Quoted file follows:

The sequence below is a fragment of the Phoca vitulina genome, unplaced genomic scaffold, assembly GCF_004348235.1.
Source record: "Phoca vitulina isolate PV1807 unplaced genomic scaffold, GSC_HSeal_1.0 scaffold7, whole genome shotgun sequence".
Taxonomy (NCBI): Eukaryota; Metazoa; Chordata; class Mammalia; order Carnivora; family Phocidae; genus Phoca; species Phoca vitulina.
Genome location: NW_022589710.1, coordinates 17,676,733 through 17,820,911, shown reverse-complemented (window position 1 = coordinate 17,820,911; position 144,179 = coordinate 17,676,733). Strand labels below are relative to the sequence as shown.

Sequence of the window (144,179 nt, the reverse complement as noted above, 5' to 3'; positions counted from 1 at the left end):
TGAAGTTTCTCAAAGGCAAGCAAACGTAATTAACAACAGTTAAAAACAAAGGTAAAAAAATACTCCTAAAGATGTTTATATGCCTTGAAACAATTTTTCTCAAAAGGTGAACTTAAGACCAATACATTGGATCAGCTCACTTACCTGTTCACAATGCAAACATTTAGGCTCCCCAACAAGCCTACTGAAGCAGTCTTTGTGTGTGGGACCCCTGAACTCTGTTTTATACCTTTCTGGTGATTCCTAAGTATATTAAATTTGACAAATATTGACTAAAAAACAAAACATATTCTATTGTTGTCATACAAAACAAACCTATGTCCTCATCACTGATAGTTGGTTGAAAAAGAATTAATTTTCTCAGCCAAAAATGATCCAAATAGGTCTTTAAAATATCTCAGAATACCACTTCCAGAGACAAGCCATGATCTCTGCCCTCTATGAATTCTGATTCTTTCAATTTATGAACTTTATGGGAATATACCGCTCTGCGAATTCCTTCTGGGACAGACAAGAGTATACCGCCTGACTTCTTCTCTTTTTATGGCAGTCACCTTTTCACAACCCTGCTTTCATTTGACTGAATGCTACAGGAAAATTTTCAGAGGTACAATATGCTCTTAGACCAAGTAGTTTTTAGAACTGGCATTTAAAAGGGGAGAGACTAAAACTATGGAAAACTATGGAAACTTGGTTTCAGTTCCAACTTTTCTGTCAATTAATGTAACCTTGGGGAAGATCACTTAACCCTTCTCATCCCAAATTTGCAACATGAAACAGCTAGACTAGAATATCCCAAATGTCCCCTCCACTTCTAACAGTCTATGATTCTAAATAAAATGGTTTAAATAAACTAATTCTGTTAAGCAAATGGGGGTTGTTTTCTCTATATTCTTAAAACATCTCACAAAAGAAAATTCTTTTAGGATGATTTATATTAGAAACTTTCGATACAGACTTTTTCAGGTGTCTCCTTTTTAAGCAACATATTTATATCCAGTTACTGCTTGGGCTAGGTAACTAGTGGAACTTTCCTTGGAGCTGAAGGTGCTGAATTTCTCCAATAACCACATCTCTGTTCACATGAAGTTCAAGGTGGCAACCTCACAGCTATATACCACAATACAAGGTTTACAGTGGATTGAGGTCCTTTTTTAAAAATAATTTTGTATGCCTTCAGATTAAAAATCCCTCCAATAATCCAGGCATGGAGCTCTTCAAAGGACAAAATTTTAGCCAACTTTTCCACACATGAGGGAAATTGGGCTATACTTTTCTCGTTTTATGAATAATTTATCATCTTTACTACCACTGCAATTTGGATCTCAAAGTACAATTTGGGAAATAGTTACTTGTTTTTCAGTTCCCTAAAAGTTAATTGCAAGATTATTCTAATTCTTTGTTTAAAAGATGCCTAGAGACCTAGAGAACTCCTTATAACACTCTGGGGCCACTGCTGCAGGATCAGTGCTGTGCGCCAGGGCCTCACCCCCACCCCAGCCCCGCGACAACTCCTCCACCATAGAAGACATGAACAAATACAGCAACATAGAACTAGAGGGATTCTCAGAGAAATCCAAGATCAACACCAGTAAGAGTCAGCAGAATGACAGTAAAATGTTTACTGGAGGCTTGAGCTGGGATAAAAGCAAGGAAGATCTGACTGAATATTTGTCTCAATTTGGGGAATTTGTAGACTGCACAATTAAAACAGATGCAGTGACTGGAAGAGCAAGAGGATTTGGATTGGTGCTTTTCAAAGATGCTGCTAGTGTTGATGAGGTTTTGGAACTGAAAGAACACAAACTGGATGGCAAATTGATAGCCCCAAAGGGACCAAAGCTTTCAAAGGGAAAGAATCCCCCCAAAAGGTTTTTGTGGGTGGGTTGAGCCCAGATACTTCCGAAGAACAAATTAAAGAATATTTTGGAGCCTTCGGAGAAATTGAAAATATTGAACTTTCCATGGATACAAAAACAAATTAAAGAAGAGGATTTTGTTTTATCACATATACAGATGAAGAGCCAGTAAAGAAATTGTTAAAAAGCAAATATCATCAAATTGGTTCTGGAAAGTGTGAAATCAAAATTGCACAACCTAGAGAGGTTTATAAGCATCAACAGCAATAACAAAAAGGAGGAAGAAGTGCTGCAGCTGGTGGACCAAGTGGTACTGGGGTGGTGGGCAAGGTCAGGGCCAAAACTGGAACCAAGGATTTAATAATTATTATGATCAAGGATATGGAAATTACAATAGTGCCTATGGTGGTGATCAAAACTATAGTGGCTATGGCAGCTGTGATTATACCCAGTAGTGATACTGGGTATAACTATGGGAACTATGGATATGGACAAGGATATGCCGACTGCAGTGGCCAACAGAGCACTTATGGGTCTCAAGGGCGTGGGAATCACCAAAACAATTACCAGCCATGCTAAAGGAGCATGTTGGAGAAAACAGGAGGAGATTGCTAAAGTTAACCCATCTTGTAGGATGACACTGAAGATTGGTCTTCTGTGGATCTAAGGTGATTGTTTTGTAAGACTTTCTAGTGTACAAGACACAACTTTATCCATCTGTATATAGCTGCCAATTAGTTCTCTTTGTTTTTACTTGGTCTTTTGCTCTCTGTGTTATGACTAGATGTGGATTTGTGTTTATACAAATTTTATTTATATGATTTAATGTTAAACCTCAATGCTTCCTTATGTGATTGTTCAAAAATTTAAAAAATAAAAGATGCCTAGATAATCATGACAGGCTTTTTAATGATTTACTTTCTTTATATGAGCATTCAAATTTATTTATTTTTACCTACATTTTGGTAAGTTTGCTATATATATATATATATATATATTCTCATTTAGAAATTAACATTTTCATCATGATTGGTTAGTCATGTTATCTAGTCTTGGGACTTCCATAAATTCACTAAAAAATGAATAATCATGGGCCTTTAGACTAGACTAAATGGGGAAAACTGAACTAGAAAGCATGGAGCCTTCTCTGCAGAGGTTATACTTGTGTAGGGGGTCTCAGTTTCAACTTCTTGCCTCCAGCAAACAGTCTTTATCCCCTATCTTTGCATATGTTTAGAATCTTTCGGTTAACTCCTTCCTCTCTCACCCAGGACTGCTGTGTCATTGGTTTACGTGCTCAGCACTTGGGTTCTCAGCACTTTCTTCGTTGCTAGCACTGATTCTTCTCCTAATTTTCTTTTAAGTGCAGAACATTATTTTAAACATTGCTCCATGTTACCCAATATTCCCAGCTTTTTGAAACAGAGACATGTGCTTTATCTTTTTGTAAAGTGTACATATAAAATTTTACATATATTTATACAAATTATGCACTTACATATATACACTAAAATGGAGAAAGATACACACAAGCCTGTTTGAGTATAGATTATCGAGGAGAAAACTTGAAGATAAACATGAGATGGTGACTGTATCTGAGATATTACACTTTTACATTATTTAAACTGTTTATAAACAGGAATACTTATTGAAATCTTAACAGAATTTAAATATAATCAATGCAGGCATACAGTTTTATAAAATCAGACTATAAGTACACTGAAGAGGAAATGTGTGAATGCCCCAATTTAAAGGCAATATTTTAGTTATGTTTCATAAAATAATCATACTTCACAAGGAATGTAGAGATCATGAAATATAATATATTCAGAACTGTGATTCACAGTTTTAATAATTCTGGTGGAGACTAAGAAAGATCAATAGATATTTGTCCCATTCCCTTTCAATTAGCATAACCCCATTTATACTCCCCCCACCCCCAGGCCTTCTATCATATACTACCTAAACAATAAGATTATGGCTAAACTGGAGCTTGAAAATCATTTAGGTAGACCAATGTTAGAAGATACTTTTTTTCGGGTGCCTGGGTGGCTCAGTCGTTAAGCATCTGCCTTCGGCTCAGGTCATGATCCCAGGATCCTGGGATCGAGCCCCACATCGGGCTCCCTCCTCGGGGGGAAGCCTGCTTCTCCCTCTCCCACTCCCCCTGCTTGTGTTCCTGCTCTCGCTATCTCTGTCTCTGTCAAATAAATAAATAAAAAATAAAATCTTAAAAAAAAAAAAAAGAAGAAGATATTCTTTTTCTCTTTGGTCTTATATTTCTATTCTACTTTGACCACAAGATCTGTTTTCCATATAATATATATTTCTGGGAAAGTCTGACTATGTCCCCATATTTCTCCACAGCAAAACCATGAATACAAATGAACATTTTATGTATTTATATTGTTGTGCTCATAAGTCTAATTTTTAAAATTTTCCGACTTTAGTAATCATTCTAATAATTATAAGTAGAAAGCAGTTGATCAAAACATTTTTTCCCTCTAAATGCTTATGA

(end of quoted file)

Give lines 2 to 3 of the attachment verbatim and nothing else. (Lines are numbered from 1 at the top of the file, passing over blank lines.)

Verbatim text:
Source record: "Phoca vitulina isolate PV1807 unplaced genomic scaffold, GSC_HSeal_1.0 scaffold7, whole genome shotgun sequence".
Taxonomy (NCBI): Eukaryota; Metazoa; Chordata; class Mammalia; order Carnivora; family Phocidae; genus Phoca; species Phoca vitulina.